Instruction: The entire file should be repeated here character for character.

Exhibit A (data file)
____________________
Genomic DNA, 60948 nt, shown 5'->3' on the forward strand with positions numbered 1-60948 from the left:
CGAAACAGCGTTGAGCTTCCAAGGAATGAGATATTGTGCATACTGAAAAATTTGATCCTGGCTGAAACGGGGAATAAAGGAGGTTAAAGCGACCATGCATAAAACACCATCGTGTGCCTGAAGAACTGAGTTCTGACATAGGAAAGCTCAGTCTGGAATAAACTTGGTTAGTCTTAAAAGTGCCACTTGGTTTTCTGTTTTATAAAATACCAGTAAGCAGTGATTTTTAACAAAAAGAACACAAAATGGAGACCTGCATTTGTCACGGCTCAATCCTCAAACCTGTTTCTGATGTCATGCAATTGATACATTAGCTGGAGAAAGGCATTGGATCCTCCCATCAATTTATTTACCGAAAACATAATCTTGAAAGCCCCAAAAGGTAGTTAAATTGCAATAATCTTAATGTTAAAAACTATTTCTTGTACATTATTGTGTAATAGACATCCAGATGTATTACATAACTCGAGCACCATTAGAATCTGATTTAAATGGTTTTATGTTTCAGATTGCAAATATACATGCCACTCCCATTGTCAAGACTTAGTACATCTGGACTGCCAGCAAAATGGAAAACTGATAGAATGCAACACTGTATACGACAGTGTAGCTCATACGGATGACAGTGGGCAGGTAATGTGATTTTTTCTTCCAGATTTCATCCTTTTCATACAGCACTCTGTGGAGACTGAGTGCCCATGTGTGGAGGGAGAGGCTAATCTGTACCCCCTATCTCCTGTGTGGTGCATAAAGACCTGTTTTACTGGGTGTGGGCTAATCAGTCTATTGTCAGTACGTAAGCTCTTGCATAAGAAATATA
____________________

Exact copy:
Genomic DNA, 60948 nt, shown 5'->3' on the forward strand with positions numbered 1-60948 from the left:
CGAAACAGCGTTGAGCTTCCAAGGAATGAGATATTGTGCATACTGAAAAATTTGATCCTGGCTGAAACGGGGAATAAAGGAGGTTAAAGCGACCATGCATAAAACACCATCGTGTGCCTGAAGAACTGAGTTCTGACATAGGAAAGCTCAGTCTGGAATAAACTTGGTTAGTCTTAAAAGTGCCACTTGGTTTTCTGTTTTATAAAATACCAGTAAGCAGTGATTTTTAACAAAAAGAACACAAAATGGAGACCTGCATTTGTCACGGCTCAATCCTCAAACCTGTTTCTGATGTCATGCAATTGATACATTAGCTGGAGAAAGGCATTGGATCCTCCCATCAATTTATTTACCGAAAACATAATCTTGAAAGCCCCAAAAGGTAGTTAAATTGCAATAATCTTAATGTTAAAAACTATTTCTTGTACATTATTGTGTAATAGACATCCAGATGTATTACATAACTCGAGCACCATTAGAATCTGATTTAAATGGTTTTATGTTTCAGATTGCAAATATACATGCCACTCCCATTGTCAAGACTTAGTACATCTGGACTGCCAGCAAAATGGAAAACTGATAGAATGCAACACTGTATACGACAGTGTAGCTCATACGGATGACAGTGGGCAGGTAATGTGATTTTTTCTTCCAGATTTCATCCTTTTCATACAGCACTCTGTGGAGACTGAGTGCCCATGTGTGGAGGGAGAGGCTAATCTGTACCCCCTATCTCCTGTGTGGTGCATAAAGACCTGTTTTACTGGGTGTGGGCTAATCAGTCTATTGTCAGTACGTAAGCTCTTGCATAAGAAATATA